Machine Learning Catalysis

Machine learning is becoming a powerful tool in computational chemistry. Its use in catalysis is challenged by several factors including the lack of big experimental data for training predictive models. This problem can be tackled by using computational data for training, following an approach known as quanutm-based machine learning. We started this new research line in 2019 with a collaboration with the Aspuru-Guzik group, focusing on the prediction of oxidative addition barriers in the chemical space surrounding Vaska's complex. Future work in this direction will focus on the development of predictive and generative models. The goal is to maximize the accuracy, transferability, and explainability of these models in the field of transition metal catalysis.

C-H & Water Oxidation with Doped Cubanes 

[email protected] are cobalt-oxide cubanes in which one of the copper atoms is replaced by a dopant metal (e.g. manganese); dangling metals can also be appended. These complexes are experimental molecular models of the photosystem II and the metaloxide-based materials. In this project, we are collaborating with the Tilley group to determine the structure and reactivity of the doped cubanes in the activation of strong C-H bonds and the oxidation of water. The possibility of extending or doping the cubane with different late transition metals allows for fine tuning their chemical properties (redox potentials, activation barriers, etc.). Bastian is working on the exploration of the [email protected] chemical space by combining DFT and DLPNO-CCSD(T) calculations. Other projects include cubane-supported Ru(V)-oxo species and all-cobalt cubanes.

Carbon Dioxide Reduction with Molecular Catalysts and Nanoporous Materials

Our computational work on the catalytic reduction of CO2 is following two different lines: 1) Lluís is performing static-DFT and microkinetic studies on bifunctional catalysts based on iron and molybdenum; 2) Torstein and Robert are performing periodic-DFT studies on nanoporous catalytic materials based on the UiO zirconium MOFs. At the intersection between these two lines, we are exploring the possibility of supporting metal catalysts at the linker and/or SBU of the MOFs. These projects have a strong multidisciplinary character, involving multiple collaborations with the groups of HopmannHazari, BernskoetterOlsbye and Beller. These research lines are strongly supported by the nordCO2 consortium led by Kathrin Hopmann at the UiT (Norway). The postdoctoral position of Torstein is supported by this consortium, with Ainara acting as the PI in Oslo.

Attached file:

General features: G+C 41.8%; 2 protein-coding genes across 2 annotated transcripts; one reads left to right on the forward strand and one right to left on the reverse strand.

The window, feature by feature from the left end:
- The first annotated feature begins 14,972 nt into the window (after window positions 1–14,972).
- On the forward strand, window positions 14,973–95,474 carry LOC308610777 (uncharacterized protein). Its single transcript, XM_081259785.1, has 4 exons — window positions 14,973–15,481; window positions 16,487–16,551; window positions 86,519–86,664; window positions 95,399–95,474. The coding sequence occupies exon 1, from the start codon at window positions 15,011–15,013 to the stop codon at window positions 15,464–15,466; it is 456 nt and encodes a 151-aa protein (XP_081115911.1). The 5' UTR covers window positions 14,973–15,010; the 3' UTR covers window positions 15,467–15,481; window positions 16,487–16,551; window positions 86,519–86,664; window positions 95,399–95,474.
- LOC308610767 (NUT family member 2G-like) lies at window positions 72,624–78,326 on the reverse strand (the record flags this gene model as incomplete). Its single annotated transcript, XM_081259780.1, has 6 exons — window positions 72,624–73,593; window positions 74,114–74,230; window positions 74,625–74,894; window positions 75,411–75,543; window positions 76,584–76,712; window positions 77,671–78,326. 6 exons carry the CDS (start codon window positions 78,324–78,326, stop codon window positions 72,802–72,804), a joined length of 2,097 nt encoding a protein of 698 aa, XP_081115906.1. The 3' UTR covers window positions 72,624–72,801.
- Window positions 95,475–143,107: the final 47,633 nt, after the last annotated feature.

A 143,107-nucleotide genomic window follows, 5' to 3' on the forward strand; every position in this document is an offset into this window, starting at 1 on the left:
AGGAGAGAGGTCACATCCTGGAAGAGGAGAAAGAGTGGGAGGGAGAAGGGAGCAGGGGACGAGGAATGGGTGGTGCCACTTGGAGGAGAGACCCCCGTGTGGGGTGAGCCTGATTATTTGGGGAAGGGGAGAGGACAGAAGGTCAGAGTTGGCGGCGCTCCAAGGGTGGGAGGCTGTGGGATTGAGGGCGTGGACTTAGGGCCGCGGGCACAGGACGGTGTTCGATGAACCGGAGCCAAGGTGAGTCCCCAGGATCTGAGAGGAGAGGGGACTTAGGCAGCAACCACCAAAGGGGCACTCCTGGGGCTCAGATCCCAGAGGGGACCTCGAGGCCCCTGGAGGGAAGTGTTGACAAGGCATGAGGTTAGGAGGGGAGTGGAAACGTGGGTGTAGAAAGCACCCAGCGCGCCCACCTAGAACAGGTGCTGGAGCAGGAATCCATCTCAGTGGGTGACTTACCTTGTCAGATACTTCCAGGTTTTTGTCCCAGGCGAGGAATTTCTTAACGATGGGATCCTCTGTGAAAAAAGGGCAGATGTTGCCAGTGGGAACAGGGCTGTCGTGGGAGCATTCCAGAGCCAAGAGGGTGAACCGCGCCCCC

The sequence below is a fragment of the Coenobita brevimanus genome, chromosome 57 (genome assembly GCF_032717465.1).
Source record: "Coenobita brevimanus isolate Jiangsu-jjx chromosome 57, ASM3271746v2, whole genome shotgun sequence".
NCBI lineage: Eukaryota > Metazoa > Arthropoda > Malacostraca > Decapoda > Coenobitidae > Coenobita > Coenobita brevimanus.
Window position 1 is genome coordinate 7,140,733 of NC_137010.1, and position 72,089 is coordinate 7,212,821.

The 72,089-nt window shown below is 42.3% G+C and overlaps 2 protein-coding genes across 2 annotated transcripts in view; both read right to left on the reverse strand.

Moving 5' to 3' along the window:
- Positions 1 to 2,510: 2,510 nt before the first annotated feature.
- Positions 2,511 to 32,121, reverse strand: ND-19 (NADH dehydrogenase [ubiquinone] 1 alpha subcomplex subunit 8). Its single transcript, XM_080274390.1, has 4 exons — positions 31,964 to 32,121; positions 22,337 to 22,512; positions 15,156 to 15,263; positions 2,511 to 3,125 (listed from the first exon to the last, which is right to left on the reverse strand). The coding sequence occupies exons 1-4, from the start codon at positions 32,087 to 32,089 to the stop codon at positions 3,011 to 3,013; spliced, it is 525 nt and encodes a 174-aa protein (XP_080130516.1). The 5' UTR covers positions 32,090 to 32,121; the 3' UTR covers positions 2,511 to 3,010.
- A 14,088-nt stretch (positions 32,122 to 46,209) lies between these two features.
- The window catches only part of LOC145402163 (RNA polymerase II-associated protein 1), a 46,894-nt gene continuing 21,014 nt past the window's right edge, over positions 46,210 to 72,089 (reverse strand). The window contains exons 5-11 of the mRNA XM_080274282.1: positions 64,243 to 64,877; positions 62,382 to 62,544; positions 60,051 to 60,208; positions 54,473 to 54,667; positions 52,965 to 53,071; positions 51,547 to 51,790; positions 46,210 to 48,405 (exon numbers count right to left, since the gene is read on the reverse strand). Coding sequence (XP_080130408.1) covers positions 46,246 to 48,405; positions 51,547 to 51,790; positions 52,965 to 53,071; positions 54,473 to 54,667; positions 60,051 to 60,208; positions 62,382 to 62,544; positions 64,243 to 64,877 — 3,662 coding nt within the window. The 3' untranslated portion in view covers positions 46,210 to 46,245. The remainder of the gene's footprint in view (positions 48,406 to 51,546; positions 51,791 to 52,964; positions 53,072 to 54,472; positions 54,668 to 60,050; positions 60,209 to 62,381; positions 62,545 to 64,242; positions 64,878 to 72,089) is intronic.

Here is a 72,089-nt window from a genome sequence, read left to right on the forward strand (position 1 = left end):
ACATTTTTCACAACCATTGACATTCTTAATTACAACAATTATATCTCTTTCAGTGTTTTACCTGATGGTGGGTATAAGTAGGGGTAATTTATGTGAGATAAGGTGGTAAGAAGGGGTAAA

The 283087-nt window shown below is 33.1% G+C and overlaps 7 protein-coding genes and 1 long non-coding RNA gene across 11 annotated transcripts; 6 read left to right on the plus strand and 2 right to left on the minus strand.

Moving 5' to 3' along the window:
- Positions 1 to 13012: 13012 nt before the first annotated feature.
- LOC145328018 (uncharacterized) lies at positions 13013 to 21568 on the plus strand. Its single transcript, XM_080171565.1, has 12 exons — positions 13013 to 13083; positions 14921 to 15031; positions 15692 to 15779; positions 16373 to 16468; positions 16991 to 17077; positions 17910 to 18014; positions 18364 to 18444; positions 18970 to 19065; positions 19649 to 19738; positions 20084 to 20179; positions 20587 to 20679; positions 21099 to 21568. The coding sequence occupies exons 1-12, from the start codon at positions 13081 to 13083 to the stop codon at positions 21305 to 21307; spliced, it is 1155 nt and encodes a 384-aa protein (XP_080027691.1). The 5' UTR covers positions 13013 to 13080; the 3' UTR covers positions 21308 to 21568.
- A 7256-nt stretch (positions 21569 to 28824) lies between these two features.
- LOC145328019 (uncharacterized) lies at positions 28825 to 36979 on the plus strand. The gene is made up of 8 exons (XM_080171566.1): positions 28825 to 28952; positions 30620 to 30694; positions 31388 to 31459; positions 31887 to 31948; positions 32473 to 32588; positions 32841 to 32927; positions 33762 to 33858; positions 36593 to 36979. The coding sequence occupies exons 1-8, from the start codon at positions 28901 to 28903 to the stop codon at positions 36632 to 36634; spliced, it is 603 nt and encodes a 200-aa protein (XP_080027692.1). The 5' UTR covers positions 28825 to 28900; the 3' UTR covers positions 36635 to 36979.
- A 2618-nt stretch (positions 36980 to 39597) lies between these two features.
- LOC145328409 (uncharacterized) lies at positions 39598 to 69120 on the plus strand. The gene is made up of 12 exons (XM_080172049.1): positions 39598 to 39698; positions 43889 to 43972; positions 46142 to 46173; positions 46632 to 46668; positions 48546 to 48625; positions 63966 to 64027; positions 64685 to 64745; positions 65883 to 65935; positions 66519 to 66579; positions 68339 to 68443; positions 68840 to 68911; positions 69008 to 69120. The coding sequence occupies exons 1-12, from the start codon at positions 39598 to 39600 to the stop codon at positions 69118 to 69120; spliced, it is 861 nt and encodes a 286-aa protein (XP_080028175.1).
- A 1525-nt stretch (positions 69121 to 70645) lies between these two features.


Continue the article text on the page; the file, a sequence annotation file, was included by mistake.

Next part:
CuAAC Reaction

The CuAAC reaction is the copper-catalyzed cycloaddition of an azide to an alkyne. This reaction is catalyzed by simple copper salts and the nature of the active species (nuclearity) in the mechanism has been debated for a long time. In this project, we are collaborating with the Tilley group to determine the mechanism operating with a robust dicopper catalyst supported by a pentadentate P,N4 ligand. The strong chelating effect of this ligand sets and keeps the dinuclear nature of the system, facilitating the isolation and characterization of reaction intermediates. Julie is carrying out DFT calculations and microkinetic modeling to determine the key steps involved in the activation of the catalyst and the catalytic cycle.

Gold(III) Chemistry and Catalysis

Gold(III) species have been postulated as transient intermediates in metal-catalyzed processes. This project is carried out in collaboration with the experimental group of Tilset and has the goal of synthesizing gold(III) complexes that are enough stable as to be isolated and characterized, yet enough reactive as to catalyze the functionalization of double- and triple-CC bonds with nucleophiles. Since the start in 2012 at the CTCC (the precursor of the Hylleraas Center), the project has made several contributions to the field, including the first gold(III)-olefin complex, the mechanism of ethylene insertion into gold(III)-oxygen bonds and the catalytic functionalization of acetylene.

In- and Off-Cycle Chemistry in Metal-Catalyzed Cross-Coupling Reactions 

In this project we focus on the off-cycle chemistry of metal-catalyzed cross-coupling reactions. In collaboration with the Hazari group, we have combined calculations and experiments to understand the off-cycle reactions associated with catalytic systems based on palladium and nickel. In the case of palladium, we explored the formation of dinuclear complexes and how electronic and steric effects can be combined to reduce its detrimental effects on catalysis. In the case of nickel, the mechanistic studies focused on the formation of Ni(I) species by comproportionation between the Ni(II) pre-catalyst and the Ni(0) active species. This work was recently reviewed by Ainara and David in a Perspective for the ACS Catalysis journal.